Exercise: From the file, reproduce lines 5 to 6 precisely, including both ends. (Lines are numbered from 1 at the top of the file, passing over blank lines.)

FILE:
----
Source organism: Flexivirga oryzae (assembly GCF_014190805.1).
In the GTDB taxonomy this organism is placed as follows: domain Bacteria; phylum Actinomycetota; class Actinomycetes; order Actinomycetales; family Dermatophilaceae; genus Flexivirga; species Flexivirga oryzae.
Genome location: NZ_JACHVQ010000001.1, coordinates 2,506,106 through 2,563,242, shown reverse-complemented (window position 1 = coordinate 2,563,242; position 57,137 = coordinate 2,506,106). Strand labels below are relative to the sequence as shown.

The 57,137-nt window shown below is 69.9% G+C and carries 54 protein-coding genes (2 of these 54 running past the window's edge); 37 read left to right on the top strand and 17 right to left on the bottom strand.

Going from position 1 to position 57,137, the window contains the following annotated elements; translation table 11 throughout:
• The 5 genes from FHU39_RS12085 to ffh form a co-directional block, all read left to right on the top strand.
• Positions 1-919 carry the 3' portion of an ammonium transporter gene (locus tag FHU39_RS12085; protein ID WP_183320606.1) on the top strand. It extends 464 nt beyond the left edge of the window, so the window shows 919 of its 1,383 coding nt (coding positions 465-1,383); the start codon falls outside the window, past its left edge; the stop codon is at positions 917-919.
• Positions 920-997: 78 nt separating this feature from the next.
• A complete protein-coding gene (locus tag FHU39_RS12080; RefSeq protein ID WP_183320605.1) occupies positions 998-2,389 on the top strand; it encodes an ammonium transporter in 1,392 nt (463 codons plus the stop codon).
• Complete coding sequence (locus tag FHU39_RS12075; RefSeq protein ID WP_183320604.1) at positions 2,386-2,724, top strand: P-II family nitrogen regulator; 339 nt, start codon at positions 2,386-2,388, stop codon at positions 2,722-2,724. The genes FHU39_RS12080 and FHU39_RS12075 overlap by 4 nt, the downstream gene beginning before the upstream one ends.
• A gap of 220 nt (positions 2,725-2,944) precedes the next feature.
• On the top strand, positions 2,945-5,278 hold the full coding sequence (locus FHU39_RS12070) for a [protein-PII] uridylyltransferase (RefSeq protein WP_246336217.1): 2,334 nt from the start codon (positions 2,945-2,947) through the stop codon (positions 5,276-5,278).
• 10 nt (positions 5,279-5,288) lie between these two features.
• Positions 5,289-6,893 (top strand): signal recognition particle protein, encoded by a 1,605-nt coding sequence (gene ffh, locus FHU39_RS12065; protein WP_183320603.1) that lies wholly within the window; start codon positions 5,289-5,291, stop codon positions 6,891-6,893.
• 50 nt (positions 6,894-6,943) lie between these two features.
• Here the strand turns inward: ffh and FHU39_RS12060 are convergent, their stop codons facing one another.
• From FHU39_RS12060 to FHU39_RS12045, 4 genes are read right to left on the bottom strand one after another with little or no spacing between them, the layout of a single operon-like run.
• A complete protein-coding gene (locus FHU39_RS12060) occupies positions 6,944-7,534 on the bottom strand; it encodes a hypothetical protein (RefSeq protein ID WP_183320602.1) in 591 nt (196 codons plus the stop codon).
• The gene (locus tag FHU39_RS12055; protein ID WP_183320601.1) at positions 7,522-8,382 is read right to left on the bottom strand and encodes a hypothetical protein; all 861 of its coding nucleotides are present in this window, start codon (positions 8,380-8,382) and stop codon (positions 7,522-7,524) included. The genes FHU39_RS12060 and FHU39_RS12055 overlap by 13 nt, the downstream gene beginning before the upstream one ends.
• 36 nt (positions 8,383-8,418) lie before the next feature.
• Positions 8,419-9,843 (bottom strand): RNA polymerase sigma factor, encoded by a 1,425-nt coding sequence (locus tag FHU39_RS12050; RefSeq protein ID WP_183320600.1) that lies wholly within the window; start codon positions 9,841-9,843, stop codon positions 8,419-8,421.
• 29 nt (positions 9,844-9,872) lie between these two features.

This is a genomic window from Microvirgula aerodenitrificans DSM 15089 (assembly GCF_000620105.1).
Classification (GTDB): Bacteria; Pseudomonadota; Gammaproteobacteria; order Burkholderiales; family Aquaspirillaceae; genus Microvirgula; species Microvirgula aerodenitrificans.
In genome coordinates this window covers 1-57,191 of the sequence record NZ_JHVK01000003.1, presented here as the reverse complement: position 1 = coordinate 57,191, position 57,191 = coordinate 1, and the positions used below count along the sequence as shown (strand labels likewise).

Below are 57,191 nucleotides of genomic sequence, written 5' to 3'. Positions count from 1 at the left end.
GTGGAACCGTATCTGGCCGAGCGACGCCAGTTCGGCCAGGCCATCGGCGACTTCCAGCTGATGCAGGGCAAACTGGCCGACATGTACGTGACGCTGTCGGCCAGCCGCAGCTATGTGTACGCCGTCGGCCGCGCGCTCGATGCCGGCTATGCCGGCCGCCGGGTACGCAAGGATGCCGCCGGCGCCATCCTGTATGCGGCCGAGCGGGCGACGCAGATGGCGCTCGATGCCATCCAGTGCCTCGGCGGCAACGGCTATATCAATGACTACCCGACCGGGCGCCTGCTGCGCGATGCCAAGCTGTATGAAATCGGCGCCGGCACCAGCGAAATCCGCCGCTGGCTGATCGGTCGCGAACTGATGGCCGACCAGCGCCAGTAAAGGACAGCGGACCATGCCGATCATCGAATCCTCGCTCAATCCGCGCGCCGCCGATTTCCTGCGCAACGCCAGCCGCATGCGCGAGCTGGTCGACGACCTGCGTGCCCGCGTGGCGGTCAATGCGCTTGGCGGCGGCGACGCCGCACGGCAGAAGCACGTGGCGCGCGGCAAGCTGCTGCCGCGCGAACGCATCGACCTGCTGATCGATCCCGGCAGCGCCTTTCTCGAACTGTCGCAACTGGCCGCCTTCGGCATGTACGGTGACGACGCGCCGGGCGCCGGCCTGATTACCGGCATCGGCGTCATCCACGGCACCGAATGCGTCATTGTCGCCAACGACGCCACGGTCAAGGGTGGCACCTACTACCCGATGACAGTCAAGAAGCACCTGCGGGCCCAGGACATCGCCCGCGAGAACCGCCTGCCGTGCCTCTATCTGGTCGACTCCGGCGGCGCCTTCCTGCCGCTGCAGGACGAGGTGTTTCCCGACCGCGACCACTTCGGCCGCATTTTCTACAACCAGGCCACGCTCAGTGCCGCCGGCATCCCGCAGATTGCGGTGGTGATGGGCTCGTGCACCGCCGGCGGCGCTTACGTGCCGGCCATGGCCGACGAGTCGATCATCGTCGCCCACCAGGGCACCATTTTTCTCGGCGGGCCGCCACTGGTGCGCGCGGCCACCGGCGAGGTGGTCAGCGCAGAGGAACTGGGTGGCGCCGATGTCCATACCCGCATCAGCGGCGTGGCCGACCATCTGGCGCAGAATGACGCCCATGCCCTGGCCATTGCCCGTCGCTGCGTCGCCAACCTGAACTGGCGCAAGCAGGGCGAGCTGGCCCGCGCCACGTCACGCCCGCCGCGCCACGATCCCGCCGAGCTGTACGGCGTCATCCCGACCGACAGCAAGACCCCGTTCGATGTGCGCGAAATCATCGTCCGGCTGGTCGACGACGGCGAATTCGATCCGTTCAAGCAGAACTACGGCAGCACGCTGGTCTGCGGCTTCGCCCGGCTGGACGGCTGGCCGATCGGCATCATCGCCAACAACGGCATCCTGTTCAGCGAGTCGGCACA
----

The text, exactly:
Going from position 1 to position 57,137, the window contains the following annotated elements; translation table 11 throughout:
• The 5 genes from FHU39_RS12085 to ffh form a co-directional block, all read left to right on the top strand.